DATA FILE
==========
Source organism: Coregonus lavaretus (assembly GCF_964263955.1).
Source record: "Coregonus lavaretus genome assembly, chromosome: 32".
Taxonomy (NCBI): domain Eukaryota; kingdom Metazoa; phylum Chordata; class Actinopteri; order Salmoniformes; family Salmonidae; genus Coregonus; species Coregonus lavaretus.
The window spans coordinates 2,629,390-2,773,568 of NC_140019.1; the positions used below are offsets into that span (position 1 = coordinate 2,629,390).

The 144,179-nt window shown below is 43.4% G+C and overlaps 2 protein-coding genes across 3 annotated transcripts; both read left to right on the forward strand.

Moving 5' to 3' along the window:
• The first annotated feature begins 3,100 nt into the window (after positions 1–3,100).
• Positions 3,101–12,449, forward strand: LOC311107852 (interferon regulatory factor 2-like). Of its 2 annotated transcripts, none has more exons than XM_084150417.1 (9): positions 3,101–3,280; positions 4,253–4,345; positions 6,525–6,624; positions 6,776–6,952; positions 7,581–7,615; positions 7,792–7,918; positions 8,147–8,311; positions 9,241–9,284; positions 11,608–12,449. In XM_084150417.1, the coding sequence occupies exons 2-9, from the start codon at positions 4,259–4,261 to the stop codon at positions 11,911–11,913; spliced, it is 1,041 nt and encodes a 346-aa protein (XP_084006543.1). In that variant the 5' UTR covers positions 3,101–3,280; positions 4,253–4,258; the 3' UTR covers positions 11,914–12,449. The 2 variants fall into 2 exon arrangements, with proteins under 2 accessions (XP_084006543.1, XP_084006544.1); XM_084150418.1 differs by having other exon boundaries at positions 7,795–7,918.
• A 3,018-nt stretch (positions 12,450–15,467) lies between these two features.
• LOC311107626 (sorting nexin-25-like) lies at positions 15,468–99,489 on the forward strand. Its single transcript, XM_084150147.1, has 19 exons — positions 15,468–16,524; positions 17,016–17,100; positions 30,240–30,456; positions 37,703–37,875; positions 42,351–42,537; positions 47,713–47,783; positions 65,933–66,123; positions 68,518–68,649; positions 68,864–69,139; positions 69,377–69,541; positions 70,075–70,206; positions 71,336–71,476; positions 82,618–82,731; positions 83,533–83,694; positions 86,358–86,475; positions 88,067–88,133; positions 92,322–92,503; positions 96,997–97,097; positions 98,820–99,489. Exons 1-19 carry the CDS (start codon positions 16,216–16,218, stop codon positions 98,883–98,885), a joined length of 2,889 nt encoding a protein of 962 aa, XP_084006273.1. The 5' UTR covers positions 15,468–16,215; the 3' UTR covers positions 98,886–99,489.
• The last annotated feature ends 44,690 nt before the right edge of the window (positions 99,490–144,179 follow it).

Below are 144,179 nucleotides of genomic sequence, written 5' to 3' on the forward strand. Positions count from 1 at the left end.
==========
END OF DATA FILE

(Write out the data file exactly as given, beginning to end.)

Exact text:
Source organism: Coregonus lavaretus (assembly GCF_964263955.1).
Source record: "Coregonus lavaretus genome assembly, chromosome: 32".
Taxonomy (NCBI): domain Eukaryota; kingdom Metazoa; phylum Chordata; class Actinopteri; order Salmoniformes; family Salmonidae; genus Coregonus; species Coregonus lavaretus.
The window spans coordinates 2,629,390-2,773,568 of NC_140019.1; the positions used below are offsets into that span (position 1 = coordinate 2,629,390).

The 144,179-nt window shown below is 43.4% G+C and overlaps 2 protein-coding genes across 3 annotated transcripts; both read left to right on the forward strand.

Moving 5' to 3' along the window:
• The first annotated feature begins 3,100 nt into the window (after positions 1–3,100).
• Positions 3,101–12,449, forward strand: LOC311107852 (interferon regulatory factor 2-like). Of its 2 annotated transcripts, none has more exons than XM_084150417.1 (9): positions 3,101–3,280; positions 4,253–4,345; positions 6,525–6,624; positions 6,776–6,952; positions 7,581–7,615; positions 7,792–7,918; positions 8,147–8,311; positions 9,241–9,284; positions 11,608–12,449. In XM_084150417.1, the coding sequence occupies exons 2-9, from the start codon at positions 4,259–4,261 to the stop codon at positions 11,911–11,913; spliced, it is 1,041 nt and encodes a 346-aa protein (XP_084006543.1). In that variant the 5' UTR covers positions 3,101–3,280; positions 4,253–4,258; the 3' UTR covers positions 11,914–12,449. The 2 variants fall into 2 exon arrangements, with proteins under 2 accessions (XP_084006543.1, XP_084006544.1); XM_084150418.1 differs by having other exon boundaries at positions 7,795–7,918.
• A 3,018-nt stretch (positions 12,450–15,467) lies between these two features.
• LOC311107626 (sorting nexin-25-like) lies at positions 15,468–99,489 on the forward strand. Its single transcript, XM_084150147.1, has 19 exons — positions 15,468–16,524; positions 17,016–17,100; positions 30,240–30,456; positions 37,703–37,875; positions 42,351–42,537; positions 47,713–47,783; positions 65,933–66,123; positions 68,518–68,649; positions 68,864–69,139; positions 69,377–69,541; positions 70,075–70,206; positions 71,336–71,476; positions 82,618–82,731; positions 83,533–83,694; positions 86,358–86,475; positions 88,067–88,133; positions 92,322–92,503; positions 96,997–97,097; positions 98,820–99,489. Exons 1-19 carry the CDS (start codon positions 16,216–16,218, stop codon positions 98,883–98,885), a joined length of 2,889 nt encoding a protein of 962 aa, XP_084006273.1. The 5' UTR covers positions 15,468–16,215; the 3' UTR covers positions 98,886–99,489.
• The last annotated feature ends 44,690 nt before the right edge of the window (positions 99,490–144,179 follow it).

Below are 144,179 nucleotides of genomic sequence, written 5' to 3' on the forward strand. Positions count from 1 at the left end.